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Executive Leader Cllr Brenda Warrington

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Councillor Brenda Warrington, Executive Leader of Tameside Council

Archive for January 2020

Around the Towns in 2020

Thursday, 16 January 2020

I wrote in last week’s blog that I want 2020 to be a year of investment for Tameside; in our economy and shared future. The heart of Tameside is, and always will be, our towns, so it’s for that reason that I want to go in-depth on the highlights of our big plans for them in 2020.
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Ashton

Work to redevelop Ashton’s bus station into a modern transport interchange is well underway. When it opens its doors in the summer, it will bring a state-of-the-art transport hub into the heart of Tameside. Not just buses, but trams, bikes and taxis as well. The building itself will also contain accessible toilets and enhanced passenger safety measures, including CCTV. When complete it will attract people and business into the borough, and connect up residents to jobs, leisure and learning within Tameside, in Greater Manchester and beyond.

 

Following the completion of Tameside One, we’re also now in a position to begin much-needed renovation on the historic Ashton Town Hall. Funding of £270,000 has been agreed, with the first step being a comprehensive survey to establish what needs to be done to make the building fit for purpose in the 21st century while preserving its unique heritage. 

Denton

Due to open in the spring, the Tameside Wellness Centre will be the jewel in the crown of our multi-year, £20 million investment in our leisure services. Built on brownfield land on the former Oldham Batteries and located just off Lance Corporal Andrew Breeze Way in the heart of Denton, the Centre will offer a wide range of leisure, community and wellbeing facilities. Not just an 8-lane, 24-metre swimming pool and a 10-pin bowling alley, but a learner pool, children’s play zone, spa area and fitness suite with disabled access and dementia-friendly design throughout.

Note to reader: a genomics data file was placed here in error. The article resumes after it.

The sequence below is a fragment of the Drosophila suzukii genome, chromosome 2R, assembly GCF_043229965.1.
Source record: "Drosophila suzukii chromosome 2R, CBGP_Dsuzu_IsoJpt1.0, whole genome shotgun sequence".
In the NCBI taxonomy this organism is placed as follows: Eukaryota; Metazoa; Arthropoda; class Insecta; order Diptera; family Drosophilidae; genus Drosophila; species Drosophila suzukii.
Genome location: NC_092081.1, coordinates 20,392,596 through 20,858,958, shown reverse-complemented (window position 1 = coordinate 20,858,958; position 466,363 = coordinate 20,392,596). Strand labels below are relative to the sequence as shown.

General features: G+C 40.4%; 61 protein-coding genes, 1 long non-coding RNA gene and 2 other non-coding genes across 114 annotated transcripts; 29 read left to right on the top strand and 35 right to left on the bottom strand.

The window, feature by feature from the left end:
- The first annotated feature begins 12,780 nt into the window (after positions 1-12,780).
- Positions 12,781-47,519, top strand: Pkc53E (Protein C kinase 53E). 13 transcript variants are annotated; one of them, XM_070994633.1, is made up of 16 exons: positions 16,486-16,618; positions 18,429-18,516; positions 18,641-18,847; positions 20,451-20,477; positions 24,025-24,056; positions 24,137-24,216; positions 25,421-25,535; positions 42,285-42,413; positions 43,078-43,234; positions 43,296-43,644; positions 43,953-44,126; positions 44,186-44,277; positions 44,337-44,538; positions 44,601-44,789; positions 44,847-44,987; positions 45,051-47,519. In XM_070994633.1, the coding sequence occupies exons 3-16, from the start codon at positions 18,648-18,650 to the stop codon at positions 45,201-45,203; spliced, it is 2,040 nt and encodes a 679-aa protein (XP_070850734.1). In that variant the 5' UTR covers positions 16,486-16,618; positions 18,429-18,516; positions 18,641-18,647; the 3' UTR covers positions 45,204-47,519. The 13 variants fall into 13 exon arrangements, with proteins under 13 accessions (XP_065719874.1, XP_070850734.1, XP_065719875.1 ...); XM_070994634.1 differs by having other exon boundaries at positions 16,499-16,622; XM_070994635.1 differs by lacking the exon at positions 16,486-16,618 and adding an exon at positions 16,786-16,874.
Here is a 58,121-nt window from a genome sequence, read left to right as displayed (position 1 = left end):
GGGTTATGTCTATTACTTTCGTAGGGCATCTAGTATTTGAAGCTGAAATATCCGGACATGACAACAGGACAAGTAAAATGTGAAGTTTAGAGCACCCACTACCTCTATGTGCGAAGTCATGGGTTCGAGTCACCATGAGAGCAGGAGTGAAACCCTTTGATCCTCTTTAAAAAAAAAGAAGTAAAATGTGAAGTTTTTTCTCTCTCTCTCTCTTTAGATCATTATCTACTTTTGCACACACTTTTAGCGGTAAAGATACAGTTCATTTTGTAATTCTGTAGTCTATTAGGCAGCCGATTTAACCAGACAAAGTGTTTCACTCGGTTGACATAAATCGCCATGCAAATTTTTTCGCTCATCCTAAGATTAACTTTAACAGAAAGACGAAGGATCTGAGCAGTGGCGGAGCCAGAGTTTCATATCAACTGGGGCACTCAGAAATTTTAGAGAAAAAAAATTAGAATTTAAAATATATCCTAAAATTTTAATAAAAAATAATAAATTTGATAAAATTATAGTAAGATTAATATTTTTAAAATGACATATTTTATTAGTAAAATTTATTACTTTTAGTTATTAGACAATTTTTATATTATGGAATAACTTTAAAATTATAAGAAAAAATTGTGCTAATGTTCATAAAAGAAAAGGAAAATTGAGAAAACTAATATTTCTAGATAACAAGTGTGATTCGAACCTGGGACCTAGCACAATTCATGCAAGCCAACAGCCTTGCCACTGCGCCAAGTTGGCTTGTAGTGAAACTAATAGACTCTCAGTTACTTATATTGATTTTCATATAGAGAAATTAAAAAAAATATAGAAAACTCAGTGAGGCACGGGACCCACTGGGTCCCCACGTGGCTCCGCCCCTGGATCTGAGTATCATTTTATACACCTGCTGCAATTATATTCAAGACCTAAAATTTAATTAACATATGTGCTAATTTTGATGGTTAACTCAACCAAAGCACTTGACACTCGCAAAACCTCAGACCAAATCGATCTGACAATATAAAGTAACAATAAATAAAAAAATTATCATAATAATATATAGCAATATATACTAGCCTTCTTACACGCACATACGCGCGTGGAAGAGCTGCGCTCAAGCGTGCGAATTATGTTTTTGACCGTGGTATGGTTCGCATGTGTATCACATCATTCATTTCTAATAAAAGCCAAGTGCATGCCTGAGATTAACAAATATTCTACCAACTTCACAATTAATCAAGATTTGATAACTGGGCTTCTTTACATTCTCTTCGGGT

Droylsden
2020 will bring a wave of regeneration and development into the centre of Droylsden. The shopping arcade, which dates bring to the 1970s, is due to be given a facelift. The first stage will see owners New Era Properties invest £100,000 to convert two of the units into 4,000 square feet of new retail and restaurant space.

Hyde

We remain committed to the construction of 2,350 new homes in the Godley Green Garden Village. At the end of last year we agreed to draw down £10m from the Government’s Housing Infrastructure Fund to deliver the project’s opening phases, including infrastructure work. While actual housebuilding is not expected to begin until 2021, our timeline calls for a developer to be picked in May 2020, with an outline planning application for the whole site to follow in November. 30% of all the homes delivered under the scheme will be designated for affordable tenures.